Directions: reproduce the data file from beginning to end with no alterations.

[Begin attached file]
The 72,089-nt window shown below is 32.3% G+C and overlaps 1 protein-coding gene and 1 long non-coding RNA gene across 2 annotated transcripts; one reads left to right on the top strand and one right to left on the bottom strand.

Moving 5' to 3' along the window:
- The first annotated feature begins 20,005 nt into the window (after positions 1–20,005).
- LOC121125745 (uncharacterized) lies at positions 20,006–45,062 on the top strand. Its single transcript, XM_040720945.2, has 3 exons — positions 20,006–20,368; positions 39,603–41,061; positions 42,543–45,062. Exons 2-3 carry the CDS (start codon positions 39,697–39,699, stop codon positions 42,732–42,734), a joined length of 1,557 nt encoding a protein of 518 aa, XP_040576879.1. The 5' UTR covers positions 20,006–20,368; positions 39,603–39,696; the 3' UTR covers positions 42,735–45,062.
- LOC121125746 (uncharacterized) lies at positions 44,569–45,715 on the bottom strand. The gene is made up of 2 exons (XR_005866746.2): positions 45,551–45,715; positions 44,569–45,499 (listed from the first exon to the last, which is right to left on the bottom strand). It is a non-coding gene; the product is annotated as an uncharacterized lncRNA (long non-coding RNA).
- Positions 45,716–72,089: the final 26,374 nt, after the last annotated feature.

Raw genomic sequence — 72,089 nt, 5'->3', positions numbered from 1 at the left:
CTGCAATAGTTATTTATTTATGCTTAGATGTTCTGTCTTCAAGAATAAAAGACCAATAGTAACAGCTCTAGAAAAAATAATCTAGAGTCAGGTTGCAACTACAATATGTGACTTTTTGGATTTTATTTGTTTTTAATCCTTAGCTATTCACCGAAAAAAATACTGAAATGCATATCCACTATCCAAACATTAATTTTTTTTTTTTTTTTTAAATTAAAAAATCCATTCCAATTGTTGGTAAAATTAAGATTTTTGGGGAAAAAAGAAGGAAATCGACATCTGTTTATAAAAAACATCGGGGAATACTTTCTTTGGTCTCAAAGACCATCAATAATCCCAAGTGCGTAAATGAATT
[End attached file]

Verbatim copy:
The 72,089-nt window shown below is 32.3% G+C and overlaps 1 protein-coding gene and 1 long non-coding RNA gene across 2 annotated transcripts; one reads left to right on the top strand and one right to left on the bottom strand.

Moving 5' to 3' along the window:
- The first annotated feature begins 20,005 nt into the window (after positions 1–20,005).
- LOC121125745 (uncharacterized) lies at positions 20,006–45,062 on the top strand. Its single transcript, XM_040720945.2, has 3 exons — positions 20,006–20,368; positions 39,603–41,061; positions 42,543–45,062. Exons 2-3 carry the CDS (start codon positions 39,697–39,699, stop codon positions 42,732–42,734), a joined length of 1,557 nt encoding a protein of 518 aa, XP_040576879.1. The 5' UTR covers positions 20,006–20,368; positions 39,603–39,696; the 3' UTR covers positions 42,735–45,062.
- LOC121125746 (uncharacterized) lies at positions 44,569–45,715 on the bottom strand. The gene is made up of 2 exons (XR_005866746.2): positions 45,551–45,715; positions 44,569–45,499 (listed from the first exon to the last, which is right to left on the bottom strand). It is a non-coding gene; the product is annotated as an uncharacterized lncRNA (long non-coding RNA).
- Positions 45,716–72,089: the final 26,374 nt, after the last annotated feature.

Raw genomic sequence — 72,089 nt, 5'->3', positions numbered from 1 at the left:
CTGCAATAGTTATTTATTTATGCTTAGATGTTCTGTCTTCAAGAATAAAAGACCAATAGTAACAGCTCTAGAAAAAATAATCTAGAGTCAGGTTGCAACTACAATATGTGACTTTTTGGATTTTATTTGTTTTTAATCCTTAGCTATTCACCGAAAAAAATACTGAAATGCATATCCACTATCCAAACATTAATTTTTTTTTTTTTTTTTAAATTAAAAAATCCATTCCAATTGTTGGTAAAATTAAGATTTTTGGGGAAAAAAGAAGGAAATCGACATCTGTTTATAAAAAACATCGGGGAATACTTTCTTTGGTCTCAAAGACCATCAATAATCCCAAGTGCGTAAATGAATT